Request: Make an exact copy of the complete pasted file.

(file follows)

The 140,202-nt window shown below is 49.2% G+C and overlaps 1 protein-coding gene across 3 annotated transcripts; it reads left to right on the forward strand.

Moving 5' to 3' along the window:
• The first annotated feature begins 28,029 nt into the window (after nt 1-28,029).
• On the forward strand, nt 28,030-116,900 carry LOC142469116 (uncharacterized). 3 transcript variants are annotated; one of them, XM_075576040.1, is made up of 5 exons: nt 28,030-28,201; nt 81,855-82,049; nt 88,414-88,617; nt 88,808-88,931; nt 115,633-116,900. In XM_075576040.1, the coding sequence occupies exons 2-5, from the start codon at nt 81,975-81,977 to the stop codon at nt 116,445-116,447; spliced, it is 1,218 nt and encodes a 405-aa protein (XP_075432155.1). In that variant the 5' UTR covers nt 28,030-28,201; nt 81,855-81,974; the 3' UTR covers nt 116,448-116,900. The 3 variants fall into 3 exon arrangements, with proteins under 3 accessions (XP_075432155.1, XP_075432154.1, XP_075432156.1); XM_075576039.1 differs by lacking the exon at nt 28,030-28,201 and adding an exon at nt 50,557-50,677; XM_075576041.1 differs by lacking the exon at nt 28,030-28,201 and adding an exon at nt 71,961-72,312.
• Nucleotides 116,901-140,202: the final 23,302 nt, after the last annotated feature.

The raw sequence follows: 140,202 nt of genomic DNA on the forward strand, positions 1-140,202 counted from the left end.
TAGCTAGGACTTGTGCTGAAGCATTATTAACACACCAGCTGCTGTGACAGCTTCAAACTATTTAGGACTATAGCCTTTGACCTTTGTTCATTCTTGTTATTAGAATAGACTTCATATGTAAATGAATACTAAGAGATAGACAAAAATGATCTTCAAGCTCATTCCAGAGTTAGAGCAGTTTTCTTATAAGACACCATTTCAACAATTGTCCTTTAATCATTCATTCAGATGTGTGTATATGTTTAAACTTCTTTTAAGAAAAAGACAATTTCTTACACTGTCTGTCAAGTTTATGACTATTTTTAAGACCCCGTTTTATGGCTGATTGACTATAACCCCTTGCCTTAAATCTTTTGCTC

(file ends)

The 140,202-nt window shown below is 49.2% G+C and overlaps 1 protein-coding gene across 3 annotated transcripts; it reads left to right on the forward strand.

Moving 5' to 3' along the window:
• The first annotated feature begins 28,029 nt into the window (after nt 1-28,029).
• On the forward strand, nt 28,030-116,900 carry LOC142469116 (uncharacterized). 3 transcript variants are annotated; one of them, XM_075576040.1, is made up of 5 exons: nt 28,030-28,201; nt 81,855-82,049; nt 88,414-88,617; nt 88,808-88,931; nt 115,633-116,900. In XM_075576040.1, the coding sequence occupies exons 2-5, from the start codon at nt 81,975-81,977 to the stop codon at nt 116,445-116,447; spliced, it is 1,218 nt and encodes a 405-aa protein (XP_075432155.1). In that variant the 5' UTR covers nt 28,030-28,201; nt 81,855-81,974; the 3' UTR covers nt 116,448-116,900. The 3 variants fall into 3 exon arrangements, with proteins under 3 accessions (XP_075432155.1, XP_075432154.1, XP_075432156.1); XM_075576039.1 differs by lacking the exon at nt 28,030-28,201 and adding an exon at nt 50,557-50,677; XM_075576041.1 differs by lacking the exon at nt 28,030-28,201 and adding an exon at nt 71,961-72,312.
• Nucleotides 116,901-140,202: the final 23,302 nt, after the last annotated feature.

The raw sequence follows: 140,202 nt of genomic DNA on the forward strand, positions 1-140,202 counted from the left end.
TAGCTAGGACTTGTGCTGAAGCATTATTAACACACCAGCTGCTGTGACAGCTTCAAACTATTTAGGACTATAGCCTTTGACCTTTGTTCATTCTTGTTATTAGAATAGACTTCATATGTAAATGAATACTAAGAGATAGACAAAAATGATCTTCAAGCTCATTCCAGAGTTAGAGCAGTTTTCTTATAAGACACCATTTCAACAATTGTCCTTTAATCATTCATTCAGATGTGTGTATATGTTTAAACTTCTTTTAAGAAAAAGACAATTTCTTACACTGTCTGTCAAGTTTATGACTATTTTTAAGACCCCGTTTTATGGCTGATTGACTATAACCCCTTGCCTTAAATCTTTTGCTC